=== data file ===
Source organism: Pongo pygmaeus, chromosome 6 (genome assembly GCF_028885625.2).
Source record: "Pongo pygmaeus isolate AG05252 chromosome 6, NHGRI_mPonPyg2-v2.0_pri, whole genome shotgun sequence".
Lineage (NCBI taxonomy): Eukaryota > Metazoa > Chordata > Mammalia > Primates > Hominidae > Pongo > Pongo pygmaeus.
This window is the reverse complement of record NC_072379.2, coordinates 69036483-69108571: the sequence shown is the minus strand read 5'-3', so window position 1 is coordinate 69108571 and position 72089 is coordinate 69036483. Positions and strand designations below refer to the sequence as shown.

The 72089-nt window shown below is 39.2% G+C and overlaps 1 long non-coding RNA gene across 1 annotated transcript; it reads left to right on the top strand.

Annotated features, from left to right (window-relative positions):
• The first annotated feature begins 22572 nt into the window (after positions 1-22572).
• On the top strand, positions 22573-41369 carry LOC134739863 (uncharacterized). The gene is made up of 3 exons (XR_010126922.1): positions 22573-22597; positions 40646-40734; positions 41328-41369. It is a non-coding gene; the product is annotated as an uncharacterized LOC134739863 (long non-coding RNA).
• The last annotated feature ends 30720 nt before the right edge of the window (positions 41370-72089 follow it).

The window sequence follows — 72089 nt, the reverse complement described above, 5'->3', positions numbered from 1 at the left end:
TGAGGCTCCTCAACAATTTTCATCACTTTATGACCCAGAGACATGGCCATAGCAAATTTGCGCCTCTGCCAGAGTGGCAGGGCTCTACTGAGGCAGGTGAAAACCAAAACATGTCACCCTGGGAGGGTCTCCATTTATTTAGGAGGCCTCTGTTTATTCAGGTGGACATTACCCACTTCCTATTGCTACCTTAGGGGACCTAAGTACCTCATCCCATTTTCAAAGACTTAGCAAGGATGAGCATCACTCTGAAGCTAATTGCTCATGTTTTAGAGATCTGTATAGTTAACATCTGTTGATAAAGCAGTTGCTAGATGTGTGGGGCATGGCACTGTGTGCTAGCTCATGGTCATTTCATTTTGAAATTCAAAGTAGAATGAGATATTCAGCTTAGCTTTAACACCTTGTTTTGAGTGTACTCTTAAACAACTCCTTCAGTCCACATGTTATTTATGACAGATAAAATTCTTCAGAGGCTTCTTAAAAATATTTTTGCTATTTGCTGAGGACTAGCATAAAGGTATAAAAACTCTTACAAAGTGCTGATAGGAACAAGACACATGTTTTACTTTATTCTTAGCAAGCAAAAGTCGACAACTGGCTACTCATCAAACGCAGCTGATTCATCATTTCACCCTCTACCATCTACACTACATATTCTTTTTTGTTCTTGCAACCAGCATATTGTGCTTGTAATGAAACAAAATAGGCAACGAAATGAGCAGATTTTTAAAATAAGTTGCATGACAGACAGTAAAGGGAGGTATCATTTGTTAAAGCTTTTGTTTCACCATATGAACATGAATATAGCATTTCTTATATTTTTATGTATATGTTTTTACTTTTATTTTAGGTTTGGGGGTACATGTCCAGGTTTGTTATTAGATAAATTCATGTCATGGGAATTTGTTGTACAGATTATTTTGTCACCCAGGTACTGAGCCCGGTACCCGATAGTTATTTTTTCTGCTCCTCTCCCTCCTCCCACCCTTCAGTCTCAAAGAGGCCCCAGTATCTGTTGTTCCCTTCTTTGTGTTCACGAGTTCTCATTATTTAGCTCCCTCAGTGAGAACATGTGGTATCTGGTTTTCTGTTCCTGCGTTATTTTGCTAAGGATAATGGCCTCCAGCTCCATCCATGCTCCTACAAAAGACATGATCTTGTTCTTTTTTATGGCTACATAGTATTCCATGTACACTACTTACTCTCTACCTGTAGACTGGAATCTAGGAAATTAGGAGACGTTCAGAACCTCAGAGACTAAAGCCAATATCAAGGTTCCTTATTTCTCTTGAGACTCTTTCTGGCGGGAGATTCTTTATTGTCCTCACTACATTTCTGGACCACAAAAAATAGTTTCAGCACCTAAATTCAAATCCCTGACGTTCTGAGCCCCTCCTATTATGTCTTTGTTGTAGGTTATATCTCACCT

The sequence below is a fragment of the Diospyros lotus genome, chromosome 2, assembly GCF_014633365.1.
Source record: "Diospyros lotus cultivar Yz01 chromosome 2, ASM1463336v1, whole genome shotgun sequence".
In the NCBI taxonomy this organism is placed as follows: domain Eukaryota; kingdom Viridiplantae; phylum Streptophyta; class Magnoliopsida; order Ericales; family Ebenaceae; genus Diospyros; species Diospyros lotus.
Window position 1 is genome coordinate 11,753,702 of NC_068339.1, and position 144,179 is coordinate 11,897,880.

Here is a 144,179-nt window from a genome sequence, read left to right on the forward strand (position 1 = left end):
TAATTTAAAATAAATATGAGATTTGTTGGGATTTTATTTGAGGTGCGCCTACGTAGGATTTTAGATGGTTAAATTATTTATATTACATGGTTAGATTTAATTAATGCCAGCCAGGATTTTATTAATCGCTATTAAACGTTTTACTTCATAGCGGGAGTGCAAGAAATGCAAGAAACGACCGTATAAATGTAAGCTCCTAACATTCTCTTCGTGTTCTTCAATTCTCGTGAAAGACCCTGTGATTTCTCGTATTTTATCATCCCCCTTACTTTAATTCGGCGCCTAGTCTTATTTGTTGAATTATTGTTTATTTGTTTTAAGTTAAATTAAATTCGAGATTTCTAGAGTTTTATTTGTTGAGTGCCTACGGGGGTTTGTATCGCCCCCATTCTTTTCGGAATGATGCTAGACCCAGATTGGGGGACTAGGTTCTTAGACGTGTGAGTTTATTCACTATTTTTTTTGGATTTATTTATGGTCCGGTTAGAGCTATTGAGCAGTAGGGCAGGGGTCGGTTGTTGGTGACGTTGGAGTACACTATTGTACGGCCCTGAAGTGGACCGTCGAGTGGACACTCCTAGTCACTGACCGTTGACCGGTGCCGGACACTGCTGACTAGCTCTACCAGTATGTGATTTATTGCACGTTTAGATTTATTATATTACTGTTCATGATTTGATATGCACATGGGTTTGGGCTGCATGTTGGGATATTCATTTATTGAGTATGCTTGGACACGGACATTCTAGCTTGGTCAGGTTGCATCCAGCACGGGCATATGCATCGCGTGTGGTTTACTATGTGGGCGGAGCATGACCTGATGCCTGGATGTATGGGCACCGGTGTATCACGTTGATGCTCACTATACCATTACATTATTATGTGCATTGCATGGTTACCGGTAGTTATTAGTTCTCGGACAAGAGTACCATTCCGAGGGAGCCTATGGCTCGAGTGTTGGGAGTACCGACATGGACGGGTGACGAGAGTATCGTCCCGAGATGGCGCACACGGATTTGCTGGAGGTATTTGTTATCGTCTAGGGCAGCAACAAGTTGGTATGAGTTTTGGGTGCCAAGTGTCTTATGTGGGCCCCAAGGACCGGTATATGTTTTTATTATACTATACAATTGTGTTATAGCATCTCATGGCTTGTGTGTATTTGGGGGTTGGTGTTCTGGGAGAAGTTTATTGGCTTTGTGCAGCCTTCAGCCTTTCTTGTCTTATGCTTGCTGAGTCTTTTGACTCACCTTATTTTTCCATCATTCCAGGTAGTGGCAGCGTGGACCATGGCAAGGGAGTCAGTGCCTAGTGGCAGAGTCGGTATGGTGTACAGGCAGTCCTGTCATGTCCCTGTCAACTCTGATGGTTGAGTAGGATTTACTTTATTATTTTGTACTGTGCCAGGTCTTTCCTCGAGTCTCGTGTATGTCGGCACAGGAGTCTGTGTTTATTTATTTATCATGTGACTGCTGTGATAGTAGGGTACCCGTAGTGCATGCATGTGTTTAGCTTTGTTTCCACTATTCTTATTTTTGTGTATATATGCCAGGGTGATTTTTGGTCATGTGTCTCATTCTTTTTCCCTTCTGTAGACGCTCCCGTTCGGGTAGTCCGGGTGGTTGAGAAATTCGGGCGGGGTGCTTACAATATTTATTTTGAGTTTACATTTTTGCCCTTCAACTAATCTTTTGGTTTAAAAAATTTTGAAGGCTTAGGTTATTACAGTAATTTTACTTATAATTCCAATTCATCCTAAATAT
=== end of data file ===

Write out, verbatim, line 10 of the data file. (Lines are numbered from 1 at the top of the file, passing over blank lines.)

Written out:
The window sequence follows — 72089 nt, the reverse complement described above, 5'->3', positions numbered from 1 at the left end: